US warns of possibility of ‘cyber-Pearl Harbor’
‘They could contaminate the water supply in major cities, or shut down the power grid across large parts of the country,’ says Panetta referring to cyber threats. REUTERS photoThe United States faces a growing threat of a “cyber-Pearl Harbor” and has drafted new rules for the military that would enable it to move aggressively against digital attacks, Defense Secretary Leon Panetta said Oct. 11, urging stronger action to bolster America’s defenses against such plots.
The amended rules of engagement underline the need to defend Defense Department computer networks, “but also to be prepared to defend the nation and our national interests against an attack in or through cyberspace,” he said.
Citing a mounting cyber danger that could cripple the country’s vital infrastructure, Panetta told an audience in New York: “We won’t succeed in preventing a cyber attack through improved defenses alone.”
“If we detect an imminent threat of attack that will cause significant physical destruction or kill American citizens, we need to have the option to take action to defend the nation when directed by the president,” he said.
“For these kinds of scenarios, the department has developed the capability to conduct effective operations to counter threats to our national interests.” Although he avoided the word “offensive” to describe operations or capabilities, Panetta’s speech clearly implied that the military would be empowered to take the initiative in the cyber realm.
The U.S. has long been concerned about cyber warfare capabilities in China, Russia and increasingly from Iran. But one problem has been the difficulty in knowing with certainty where a cyber attack hails from, making potential retaliation difficult.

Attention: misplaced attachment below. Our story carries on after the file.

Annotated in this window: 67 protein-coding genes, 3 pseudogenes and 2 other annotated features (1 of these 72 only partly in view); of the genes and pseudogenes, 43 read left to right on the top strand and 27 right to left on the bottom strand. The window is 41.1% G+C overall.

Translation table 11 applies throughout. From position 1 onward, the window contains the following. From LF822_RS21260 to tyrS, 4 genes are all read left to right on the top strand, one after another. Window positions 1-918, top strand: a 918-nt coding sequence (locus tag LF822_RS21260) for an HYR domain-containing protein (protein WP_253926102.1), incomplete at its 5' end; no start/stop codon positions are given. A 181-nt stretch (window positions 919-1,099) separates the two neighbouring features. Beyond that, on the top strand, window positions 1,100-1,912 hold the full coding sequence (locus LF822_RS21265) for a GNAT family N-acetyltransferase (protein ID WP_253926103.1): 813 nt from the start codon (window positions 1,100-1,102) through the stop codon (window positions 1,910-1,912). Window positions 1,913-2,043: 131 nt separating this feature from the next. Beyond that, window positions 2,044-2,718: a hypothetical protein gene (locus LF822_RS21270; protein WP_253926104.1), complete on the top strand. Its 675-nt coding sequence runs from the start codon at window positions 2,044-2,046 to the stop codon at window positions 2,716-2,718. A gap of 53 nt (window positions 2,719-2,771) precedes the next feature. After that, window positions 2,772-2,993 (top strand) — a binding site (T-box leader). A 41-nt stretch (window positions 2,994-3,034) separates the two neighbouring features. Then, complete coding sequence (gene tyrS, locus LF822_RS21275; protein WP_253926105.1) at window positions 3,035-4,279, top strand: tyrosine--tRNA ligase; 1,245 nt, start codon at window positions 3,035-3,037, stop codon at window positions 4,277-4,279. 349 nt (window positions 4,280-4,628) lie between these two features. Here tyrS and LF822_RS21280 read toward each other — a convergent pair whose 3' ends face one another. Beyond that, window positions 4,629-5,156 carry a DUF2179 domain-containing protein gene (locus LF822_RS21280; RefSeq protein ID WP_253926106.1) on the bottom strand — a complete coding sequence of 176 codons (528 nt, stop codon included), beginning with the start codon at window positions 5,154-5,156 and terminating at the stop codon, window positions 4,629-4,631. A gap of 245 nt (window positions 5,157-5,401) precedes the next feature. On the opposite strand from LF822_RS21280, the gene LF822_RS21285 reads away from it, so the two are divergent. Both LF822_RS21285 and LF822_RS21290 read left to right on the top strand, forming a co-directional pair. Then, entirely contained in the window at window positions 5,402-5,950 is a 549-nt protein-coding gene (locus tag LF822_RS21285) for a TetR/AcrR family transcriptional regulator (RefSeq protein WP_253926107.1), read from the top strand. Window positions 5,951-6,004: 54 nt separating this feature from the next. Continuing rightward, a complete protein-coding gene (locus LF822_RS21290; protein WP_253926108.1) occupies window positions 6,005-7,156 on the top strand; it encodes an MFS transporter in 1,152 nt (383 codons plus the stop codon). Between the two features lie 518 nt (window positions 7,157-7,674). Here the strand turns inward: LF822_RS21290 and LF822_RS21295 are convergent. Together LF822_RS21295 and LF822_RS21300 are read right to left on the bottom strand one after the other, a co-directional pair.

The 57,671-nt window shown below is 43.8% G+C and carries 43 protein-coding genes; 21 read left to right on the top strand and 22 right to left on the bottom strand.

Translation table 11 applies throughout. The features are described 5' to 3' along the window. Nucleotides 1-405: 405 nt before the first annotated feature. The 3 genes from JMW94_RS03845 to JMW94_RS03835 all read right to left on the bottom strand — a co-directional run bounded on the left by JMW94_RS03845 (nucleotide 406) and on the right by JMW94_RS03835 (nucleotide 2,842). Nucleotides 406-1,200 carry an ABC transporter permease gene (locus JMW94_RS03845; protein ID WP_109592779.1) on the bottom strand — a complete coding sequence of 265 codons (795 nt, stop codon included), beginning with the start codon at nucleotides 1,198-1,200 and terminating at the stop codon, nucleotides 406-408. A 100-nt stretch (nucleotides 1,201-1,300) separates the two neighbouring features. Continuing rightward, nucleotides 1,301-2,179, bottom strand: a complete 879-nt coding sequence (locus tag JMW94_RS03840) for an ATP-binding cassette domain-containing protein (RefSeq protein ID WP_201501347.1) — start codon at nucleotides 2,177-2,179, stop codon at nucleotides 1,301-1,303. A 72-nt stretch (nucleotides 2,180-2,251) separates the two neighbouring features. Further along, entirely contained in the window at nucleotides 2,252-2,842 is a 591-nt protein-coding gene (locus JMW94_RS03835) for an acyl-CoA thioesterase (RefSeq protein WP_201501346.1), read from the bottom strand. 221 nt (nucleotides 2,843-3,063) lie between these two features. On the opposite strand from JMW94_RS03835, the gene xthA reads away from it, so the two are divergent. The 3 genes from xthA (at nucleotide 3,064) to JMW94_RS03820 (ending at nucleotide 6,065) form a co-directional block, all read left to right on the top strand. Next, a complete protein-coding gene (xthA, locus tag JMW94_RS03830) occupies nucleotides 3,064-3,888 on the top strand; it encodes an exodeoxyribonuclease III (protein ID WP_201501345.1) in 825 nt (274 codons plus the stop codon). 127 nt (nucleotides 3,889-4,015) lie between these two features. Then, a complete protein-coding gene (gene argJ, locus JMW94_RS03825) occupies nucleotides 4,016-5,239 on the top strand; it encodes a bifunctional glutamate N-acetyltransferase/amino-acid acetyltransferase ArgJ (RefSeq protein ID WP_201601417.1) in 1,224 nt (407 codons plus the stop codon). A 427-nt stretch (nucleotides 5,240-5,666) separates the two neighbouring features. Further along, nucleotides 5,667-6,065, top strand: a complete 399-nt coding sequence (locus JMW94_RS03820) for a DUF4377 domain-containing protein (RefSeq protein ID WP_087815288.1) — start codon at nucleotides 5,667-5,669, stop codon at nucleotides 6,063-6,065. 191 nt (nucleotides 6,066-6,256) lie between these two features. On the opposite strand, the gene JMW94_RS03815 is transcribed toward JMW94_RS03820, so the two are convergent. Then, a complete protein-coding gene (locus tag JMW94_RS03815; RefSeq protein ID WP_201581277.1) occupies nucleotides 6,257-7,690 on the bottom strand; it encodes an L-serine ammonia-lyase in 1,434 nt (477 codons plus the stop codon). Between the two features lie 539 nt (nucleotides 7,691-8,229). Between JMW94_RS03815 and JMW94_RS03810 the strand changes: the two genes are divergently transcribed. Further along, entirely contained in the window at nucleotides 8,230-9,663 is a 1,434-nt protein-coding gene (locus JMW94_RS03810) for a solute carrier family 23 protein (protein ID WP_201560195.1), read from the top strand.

Panetta said the U.S. had made significant investments in cyber forensics to address that problem “and we are seeing returns on those investments.”
Panetta warned of a “significant escalation of the cyber threat,” with foreign actors targeting “critical infrastructure networks,” including systems that operate chemical, electricity and water plants, as well as transport. He laid out dire scenarios in which hostile states or groups could seize control of vital networks. “An aggressor nation or extremist group could gain control of critical switches and derail passenger trains, or trains loaded with lethal chemicals.
“They could contaminate the water supply in major cities, or shut down the power grid across large parts of the country,” he said.
The result could be “’cyber-Pearl Harbor’: an attack that would cause physical destruction and loss of life, paralyze and shock the nation, and create a profound new sense of vulnerability,” he said.
With a proposed budget of $3.4 billion, the U.S. military’s newly created Cyber Command is increasingly able to trace the origin of digital assaults, he said. The new capability will serve as a deterrent to any potential cyber adversary, as the Pentagon will be able to track down the authors of an attack and “hold them accountable,” he added.